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Illustration of an Ichthyotitan severnensis carcass washed up on a seashore

Sergey Krasovskiy

The 200-million-year-old fossilised stays of an historical ichthyosaur, unearthed on a seashore in south-west England, could also be a part of the biggest marine reptile ever discovered.

In 2020, newbie fossil hunters stumbled throughout a large chunk of bone at Blue Anchor seashore in Somerset. Upon additional inspection, Dean Lomax on the College of Manchester, UK, and his colleagues shortly realised that it was a jawbone fragment of a large ichthyosaur – a type of reptile that roamed the oceans between 250 and 90 million years in the past.

Subsequent digs on the seashore have uncovered 11 extra fragments, permitting the crew to partially piece collectively a bone that sits at the back of the jaw referred to as a surangular.

This newest discovery comes after a 2018 report that described a similar ichthyosaur jawbone discovered on a unique Somerset seashore. On the time, the crew didn’t have sufficient proof to find out its species.

“It was very clear that this was one other certainly one of these big jawbones,” says Lomax. “So I used to be very, very excited.”

After evaluating the partial surangular with the whole ones of different ichthyosaurs, the crew estimates that the entire bone was at the least 2 metres lengthy – placing the animal’s physique size at round 20 to 25 metres.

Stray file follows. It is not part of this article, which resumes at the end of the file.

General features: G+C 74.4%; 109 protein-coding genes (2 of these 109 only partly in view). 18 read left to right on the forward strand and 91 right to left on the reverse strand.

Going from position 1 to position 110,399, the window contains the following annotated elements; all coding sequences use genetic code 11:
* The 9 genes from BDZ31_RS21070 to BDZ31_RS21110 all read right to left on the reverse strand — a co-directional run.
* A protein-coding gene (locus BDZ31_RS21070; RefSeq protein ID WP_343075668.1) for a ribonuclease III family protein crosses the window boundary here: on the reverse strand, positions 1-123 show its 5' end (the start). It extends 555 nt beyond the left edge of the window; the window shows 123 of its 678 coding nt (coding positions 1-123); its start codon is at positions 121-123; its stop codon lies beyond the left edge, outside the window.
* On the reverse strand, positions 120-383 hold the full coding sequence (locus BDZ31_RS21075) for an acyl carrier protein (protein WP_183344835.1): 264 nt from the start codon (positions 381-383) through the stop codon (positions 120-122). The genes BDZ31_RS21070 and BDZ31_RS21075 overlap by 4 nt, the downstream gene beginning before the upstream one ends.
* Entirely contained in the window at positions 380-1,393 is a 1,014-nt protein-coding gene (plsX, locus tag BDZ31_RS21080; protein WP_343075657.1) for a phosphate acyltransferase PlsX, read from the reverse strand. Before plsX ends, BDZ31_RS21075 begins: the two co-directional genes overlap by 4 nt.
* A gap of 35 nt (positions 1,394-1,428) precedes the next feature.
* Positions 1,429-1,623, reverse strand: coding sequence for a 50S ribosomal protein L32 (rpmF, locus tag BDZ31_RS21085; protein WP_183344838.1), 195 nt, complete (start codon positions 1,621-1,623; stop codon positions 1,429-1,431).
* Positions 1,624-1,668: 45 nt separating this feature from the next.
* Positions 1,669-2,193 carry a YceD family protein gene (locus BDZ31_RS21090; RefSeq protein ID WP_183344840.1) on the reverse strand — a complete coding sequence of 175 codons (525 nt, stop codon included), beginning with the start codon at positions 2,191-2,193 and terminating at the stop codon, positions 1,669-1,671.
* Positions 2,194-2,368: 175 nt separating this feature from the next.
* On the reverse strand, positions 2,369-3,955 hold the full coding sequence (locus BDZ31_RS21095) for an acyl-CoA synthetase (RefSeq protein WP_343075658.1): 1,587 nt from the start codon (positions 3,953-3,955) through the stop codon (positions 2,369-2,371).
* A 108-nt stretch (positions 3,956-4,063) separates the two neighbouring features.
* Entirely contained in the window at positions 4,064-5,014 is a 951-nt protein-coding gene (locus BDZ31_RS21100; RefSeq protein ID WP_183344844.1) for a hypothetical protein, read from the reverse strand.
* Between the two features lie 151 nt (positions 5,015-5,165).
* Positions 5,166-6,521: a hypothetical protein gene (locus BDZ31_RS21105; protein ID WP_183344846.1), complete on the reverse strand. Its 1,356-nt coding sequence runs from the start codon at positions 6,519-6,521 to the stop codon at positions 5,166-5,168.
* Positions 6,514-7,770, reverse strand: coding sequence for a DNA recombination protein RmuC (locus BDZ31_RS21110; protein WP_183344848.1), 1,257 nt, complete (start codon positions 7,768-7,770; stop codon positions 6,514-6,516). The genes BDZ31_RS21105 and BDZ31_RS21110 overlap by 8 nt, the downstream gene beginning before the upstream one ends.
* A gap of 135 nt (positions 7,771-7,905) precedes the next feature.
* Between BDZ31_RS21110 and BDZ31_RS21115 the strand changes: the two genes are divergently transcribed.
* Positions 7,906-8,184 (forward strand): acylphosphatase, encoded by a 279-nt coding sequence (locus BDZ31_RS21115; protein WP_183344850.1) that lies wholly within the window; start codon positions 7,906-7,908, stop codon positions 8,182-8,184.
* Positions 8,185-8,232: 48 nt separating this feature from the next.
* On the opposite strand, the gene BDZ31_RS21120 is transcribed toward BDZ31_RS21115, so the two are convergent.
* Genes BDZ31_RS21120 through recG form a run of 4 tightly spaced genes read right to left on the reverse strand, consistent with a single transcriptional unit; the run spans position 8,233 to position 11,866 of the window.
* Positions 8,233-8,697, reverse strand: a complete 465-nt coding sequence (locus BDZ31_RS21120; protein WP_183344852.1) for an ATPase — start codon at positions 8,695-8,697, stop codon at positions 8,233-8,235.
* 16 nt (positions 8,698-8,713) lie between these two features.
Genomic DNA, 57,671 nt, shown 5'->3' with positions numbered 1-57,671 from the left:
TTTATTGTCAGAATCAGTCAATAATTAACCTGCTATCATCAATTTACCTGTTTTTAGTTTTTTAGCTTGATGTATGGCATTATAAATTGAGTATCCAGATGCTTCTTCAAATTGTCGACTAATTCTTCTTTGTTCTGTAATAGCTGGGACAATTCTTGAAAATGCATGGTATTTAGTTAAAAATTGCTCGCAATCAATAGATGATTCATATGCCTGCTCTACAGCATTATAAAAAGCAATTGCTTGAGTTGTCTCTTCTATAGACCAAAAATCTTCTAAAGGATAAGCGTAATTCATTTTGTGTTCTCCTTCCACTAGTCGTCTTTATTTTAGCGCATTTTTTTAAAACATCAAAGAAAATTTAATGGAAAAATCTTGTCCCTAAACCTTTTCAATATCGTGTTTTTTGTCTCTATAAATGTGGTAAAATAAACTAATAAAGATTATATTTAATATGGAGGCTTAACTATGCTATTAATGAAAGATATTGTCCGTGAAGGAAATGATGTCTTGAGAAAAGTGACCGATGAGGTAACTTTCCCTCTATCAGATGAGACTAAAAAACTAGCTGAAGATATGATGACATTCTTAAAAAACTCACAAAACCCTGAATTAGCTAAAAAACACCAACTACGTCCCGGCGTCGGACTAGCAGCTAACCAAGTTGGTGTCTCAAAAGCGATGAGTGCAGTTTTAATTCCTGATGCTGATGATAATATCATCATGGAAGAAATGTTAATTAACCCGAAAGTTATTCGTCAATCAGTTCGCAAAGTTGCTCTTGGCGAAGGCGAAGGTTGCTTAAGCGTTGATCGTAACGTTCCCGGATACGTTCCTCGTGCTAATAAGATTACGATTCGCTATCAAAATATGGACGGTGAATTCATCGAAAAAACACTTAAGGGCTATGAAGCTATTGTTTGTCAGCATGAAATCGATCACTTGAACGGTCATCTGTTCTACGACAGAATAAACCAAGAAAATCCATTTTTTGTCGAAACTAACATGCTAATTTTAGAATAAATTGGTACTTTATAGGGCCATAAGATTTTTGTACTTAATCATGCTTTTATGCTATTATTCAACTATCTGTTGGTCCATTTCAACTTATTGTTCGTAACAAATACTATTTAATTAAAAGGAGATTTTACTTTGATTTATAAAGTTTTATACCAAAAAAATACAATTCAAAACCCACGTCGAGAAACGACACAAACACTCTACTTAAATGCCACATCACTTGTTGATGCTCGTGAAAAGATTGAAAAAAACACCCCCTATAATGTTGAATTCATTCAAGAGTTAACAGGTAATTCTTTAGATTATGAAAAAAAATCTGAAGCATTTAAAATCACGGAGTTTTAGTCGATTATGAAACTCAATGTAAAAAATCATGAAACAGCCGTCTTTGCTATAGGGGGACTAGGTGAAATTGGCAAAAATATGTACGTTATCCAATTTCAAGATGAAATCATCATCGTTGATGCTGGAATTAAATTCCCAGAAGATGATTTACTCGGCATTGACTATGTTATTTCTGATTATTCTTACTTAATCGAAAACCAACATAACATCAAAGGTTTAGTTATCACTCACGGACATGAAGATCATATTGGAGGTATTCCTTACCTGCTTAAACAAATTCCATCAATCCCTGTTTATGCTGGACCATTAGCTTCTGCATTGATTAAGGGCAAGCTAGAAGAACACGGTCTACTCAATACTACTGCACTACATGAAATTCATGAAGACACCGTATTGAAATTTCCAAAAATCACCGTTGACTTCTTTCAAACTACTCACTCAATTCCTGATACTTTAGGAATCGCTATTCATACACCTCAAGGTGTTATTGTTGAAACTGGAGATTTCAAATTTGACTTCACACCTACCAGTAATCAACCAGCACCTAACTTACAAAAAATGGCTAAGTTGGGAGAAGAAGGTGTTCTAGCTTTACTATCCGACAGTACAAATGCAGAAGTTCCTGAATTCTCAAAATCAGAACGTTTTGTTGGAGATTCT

“We’re coping with one thing really huge,” says Lomax. “It will actually characterize the biggest marine reptile formally described.”

The character of the surangular, which matches the one reported in 2018, means each fossils will need to have belonged to a beforehand undescribed species of ichthyosaur, says Lomax. The crew have named it Ichthyotitan severnensis, which means the enormous fish lizard of the river Severn.

The stays date to round 202 million years in the past, simply earlier than a serious international extinction occasion that worn out many species, together with many big ichthyosaurs.

“They’re fairly actually the final giants,” says Lomax. “No ichthyosaurs obtained wherever close to this measurement once more.”

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